Aerial emergency personnel poured sand and boron down into the fiery debris; sand to strangle the fires, boron to stop any further nuclear reactions. Anatoli Zakharov, one of the fire fighters at Chernobyl, said “If we’d followed regulations, we would never have gone near the reactor. But it was a moral obligation – our duty.”
Lieutenant Volodymyr Pravik, who commanded the fire fighters who would arrive first on the scene, would die on May 9th, 1986, of acute radiation sickness. He was only one of many deaths in the wake of the reactor explosion. Two personnel had died in the explosion. Twenty-seven emergency personnel (fire fighters and clean up) would die within three months, all of them from Acute Radiation Syndrome.
They weren’t the only people exposed that night. The town of Pripyat is only three kilometers from Chernobyl. It was the night after the explosion, that the buses for evacuation would arrive. 36 hours after the explosion, Pripyat’s population was told to pack for a three day evacuation. Over one thousand buses from Kiev would remove them from the area, bus after bus taking them away for what would be far longer than three days. They were deposited six kilometers outside the 30 km safety zone. Inside the exclusion zone, their houses, apartments, and abandoned belongings remain.
The dangerous work to subdue Chernobyl’s explosion continued at the reactor site, during and after the evacuations. Alexei Ananenko, Valeri Bezpalov, and Boris Baranov would enter radioactive water to avert a steam explosion risk in the bubbler pools. When they emerged, they were greeted with cheers. They had managed to open the sluice valves. The three of them would later die of radiation sickness.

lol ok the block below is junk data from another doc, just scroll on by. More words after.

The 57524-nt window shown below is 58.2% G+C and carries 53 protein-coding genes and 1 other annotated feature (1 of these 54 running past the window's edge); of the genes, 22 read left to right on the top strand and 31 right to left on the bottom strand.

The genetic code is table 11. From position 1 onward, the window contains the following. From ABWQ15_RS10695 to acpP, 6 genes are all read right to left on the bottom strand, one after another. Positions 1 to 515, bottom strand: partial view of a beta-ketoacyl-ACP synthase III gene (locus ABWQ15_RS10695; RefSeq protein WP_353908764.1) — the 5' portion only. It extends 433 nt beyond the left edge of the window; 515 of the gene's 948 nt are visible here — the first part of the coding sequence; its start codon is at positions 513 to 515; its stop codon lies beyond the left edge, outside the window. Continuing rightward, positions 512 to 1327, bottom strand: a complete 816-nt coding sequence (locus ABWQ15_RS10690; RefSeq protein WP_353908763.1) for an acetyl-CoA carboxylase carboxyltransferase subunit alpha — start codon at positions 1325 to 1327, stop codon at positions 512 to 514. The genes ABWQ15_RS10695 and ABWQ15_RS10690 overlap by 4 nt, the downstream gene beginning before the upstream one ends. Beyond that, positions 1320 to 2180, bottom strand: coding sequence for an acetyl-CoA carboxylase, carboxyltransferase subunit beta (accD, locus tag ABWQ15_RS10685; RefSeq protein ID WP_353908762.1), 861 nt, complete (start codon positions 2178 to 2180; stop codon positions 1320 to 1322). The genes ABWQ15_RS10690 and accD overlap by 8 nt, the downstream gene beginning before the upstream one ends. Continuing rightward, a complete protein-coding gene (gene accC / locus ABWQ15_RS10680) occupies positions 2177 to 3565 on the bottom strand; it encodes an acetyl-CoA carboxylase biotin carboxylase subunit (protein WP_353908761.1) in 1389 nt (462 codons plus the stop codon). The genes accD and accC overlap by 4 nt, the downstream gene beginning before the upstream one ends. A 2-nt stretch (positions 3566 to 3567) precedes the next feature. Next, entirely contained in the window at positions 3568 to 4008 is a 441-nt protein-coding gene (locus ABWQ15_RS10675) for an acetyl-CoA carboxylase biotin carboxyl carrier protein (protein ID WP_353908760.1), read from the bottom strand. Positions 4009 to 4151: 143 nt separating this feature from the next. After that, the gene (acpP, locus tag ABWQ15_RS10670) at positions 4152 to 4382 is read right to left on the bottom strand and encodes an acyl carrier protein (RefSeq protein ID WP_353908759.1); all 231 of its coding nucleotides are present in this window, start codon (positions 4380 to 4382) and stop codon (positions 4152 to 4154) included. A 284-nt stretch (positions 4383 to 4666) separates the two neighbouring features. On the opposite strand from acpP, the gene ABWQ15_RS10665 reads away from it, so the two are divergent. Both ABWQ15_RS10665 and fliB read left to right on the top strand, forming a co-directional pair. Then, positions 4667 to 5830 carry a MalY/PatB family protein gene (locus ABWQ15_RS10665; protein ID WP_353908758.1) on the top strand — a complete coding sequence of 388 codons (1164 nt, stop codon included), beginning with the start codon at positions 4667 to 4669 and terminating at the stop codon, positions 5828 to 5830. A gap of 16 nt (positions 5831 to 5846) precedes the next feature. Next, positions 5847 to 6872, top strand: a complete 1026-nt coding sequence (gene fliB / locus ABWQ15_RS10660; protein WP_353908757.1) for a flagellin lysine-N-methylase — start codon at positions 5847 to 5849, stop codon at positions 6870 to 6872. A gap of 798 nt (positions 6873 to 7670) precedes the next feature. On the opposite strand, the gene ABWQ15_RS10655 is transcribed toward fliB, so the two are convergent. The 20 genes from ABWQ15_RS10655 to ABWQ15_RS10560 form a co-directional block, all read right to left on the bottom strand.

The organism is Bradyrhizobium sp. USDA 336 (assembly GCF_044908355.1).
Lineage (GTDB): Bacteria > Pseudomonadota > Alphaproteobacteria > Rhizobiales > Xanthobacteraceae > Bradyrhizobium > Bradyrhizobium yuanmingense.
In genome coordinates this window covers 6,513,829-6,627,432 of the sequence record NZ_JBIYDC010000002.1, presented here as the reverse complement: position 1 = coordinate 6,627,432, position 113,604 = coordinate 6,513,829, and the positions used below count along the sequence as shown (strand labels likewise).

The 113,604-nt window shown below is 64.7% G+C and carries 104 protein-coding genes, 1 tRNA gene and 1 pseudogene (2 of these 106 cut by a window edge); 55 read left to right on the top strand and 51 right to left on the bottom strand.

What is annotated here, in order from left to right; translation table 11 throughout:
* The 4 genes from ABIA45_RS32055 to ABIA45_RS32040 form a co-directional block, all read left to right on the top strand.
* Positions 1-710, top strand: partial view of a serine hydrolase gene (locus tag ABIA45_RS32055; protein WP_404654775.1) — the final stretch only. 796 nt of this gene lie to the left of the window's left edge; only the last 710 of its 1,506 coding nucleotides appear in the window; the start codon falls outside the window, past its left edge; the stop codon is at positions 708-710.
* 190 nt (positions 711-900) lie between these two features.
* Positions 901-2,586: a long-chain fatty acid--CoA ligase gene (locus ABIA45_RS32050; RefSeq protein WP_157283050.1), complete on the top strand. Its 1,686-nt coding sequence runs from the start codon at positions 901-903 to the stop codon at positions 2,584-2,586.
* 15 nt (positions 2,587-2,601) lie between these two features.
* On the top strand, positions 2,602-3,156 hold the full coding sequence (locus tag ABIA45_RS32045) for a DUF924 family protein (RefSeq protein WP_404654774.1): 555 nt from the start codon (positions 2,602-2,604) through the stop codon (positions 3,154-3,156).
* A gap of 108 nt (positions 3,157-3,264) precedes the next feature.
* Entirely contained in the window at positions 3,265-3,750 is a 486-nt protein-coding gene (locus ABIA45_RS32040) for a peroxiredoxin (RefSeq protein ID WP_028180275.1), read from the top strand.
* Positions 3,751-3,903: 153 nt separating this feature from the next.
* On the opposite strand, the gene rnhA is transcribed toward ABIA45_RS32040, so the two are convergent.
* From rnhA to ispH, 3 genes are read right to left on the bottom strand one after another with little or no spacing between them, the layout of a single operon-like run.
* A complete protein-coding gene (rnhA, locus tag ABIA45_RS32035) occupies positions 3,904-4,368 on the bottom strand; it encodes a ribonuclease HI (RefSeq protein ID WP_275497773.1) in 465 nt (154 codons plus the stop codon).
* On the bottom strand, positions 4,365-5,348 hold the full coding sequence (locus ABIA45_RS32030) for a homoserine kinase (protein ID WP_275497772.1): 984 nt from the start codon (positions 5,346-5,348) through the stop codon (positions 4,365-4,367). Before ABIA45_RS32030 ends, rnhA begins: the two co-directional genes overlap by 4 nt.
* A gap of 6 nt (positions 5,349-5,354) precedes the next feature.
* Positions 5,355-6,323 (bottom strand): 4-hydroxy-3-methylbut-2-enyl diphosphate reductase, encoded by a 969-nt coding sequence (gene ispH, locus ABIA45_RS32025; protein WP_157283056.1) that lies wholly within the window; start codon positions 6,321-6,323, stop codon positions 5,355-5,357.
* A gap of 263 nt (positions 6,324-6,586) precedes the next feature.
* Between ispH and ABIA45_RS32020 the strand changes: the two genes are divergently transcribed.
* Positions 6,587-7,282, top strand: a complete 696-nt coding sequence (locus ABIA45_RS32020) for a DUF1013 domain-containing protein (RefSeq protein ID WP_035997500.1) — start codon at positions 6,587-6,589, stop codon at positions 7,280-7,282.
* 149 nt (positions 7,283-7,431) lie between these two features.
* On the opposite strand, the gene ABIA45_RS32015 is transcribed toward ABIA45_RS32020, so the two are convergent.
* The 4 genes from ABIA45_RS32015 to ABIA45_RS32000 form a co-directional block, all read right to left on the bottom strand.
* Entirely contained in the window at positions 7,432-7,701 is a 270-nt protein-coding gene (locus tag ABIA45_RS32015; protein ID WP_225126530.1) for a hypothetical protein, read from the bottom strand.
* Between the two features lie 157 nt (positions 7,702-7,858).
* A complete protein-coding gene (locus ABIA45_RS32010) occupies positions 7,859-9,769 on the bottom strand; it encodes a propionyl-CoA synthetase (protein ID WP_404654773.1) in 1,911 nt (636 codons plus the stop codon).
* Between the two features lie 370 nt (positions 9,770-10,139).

In the wake of the explosion, more than 240,000 cleanup workers would play a part in the post-explosion cleanup, averting the unthinkable risks of further explosions or continued spread of radioactive material. In English, they are known as the Liquidators. They were medical personnel, pilots, engineers, scientists, emergency response teams, police, military personnel, janitors, construction professionals, transportation personnel, even coal miners who applied their pump expertise to the contaminated water pumping.
Many of the Liquidators were also part of the construction of the “sarcophagus,” a massive cover that was placed over the ruined reactor. Many of them would go on to bear the “Chernobyl necklace,” a scar at the base of the neck, one that marks them for their missing thyroid, which had turned malignant after their radiation poisoning.
It is a scar that takes a very long time to fade.
The death toll of the Liquidators fluctuates across documents and agencies, a complicated picture to decipher in the wake of the fall of the Soviet Union. The death toll is still in motion, as the long term consequences of their radiation exposure come to surface in their bodies. Those who live are accorded something akin to a veteran status, eligible for government benefits, but this support has been complicated by bureaucratic steps and court appeals for many.